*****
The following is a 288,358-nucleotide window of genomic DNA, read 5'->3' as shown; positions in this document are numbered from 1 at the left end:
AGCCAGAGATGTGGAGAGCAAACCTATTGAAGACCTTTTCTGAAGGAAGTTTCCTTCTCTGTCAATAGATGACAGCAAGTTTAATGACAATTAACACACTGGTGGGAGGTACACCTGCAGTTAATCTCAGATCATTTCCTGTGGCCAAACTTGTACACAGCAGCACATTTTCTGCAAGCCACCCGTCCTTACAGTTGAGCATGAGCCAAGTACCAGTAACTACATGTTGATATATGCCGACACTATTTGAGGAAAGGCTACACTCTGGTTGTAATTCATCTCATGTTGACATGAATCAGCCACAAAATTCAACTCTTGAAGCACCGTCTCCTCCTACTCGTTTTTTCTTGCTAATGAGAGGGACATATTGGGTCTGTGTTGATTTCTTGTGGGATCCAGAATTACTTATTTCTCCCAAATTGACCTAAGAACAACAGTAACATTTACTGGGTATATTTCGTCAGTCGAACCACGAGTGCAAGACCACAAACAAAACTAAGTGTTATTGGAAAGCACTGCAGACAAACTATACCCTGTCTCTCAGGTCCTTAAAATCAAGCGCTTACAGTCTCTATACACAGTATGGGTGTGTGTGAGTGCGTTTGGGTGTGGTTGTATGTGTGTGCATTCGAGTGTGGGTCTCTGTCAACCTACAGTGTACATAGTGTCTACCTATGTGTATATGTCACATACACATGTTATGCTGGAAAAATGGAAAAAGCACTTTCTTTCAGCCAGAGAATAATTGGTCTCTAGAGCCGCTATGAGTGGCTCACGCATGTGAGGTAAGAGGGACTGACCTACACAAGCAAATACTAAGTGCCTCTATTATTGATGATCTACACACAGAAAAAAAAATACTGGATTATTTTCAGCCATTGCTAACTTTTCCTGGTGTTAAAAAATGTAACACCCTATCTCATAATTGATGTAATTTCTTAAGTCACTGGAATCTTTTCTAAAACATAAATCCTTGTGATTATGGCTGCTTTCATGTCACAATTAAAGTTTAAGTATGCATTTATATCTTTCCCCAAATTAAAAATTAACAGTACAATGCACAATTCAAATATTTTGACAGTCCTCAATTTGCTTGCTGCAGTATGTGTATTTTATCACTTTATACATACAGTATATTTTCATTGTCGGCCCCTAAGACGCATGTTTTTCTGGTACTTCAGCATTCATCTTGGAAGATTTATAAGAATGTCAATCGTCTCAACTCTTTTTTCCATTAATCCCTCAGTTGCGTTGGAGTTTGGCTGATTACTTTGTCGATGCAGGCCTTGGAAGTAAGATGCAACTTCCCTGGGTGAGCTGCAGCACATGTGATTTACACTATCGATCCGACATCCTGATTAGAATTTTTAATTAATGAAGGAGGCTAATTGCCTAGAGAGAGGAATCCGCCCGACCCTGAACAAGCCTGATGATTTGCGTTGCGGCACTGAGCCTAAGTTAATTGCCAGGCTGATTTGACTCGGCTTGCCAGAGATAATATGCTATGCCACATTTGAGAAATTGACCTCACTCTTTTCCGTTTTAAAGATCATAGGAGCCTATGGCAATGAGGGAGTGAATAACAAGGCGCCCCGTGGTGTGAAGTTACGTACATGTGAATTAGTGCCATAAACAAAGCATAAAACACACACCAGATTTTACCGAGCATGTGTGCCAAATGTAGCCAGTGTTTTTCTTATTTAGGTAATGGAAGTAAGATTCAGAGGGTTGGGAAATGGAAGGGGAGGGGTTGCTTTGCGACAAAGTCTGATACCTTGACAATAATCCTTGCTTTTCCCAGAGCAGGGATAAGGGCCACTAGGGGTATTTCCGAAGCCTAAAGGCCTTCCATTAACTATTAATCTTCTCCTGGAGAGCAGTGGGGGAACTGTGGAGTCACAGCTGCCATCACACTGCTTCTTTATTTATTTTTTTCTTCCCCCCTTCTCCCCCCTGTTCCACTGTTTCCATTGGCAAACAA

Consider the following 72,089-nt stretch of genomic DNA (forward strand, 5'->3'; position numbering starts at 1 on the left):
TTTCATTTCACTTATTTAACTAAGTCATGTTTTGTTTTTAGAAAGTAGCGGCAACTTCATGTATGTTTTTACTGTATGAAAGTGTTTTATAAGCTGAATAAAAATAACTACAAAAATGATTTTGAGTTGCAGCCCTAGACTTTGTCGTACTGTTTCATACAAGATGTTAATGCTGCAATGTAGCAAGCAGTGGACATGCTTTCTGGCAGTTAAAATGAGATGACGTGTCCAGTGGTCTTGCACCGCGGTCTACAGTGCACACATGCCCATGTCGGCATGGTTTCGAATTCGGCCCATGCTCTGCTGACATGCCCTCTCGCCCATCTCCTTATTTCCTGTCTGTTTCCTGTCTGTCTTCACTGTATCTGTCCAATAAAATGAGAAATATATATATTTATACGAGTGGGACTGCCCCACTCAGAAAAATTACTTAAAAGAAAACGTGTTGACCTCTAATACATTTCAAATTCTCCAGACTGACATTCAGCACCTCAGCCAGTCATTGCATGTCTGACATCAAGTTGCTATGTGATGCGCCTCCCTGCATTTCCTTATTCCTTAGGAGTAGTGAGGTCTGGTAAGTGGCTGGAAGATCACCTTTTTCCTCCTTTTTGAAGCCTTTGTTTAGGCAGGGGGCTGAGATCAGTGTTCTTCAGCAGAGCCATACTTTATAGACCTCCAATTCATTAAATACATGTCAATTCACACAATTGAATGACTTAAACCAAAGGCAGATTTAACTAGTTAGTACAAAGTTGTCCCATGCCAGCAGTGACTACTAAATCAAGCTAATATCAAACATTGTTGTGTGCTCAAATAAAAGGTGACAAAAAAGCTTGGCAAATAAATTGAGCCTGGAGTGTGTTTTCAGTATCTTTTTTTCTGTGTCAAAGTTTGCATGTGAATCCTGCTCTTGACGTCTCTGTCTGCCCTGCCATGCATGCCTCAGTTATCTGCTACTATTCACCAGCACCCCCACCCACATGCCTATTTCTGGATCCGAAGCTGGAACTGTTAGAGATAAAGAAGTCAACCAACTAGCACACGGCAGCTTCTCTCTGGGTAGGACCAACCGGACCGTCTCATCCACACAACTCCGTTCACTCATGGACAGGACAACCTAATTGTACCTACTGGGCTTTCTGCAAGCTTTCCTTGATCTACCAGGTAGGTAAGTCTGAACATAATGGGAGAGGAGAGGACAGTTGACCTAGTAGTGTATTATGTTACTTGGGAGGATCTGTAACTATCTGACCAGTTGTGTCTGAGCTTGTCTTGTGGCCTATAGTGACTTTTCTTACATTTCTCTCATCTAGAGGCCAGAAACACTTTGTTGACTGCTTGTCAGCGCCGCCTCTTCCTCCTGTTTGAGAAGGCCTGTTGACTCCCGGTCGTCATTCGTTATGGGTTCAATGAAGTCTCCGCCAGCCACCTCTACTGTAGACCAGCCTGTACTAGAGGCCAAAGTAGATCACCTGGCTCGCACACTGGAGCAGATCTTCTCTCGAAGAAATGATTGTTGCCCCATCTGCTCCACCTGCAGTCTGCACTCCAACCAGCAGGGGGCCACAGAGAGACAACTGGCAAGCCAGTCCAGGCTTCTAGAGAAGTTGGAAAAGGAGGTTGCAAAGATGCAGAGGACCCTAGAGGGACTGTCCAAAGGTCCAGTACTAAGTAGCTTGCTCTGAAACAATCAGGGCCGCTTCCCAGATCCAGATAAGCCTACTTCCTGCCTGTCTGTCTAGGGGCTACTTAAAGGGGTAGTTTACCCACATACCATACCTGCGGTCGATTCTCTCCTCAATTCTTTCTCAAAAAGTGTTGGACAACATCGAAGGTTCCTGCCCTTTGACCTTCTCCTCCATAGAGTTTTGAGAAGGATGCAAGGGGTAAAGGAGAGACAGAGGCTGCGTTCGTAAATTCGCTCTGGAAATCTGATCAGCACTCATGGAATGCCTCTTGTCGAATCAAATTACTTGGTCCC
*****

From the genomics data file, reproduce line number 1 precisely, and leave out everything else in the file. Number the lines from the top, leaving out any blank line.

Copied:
The following is a 288,358-nucleotide window of genomic DNA, read 5'->3' as shown; positions in this document are numbered from 1 at the left end: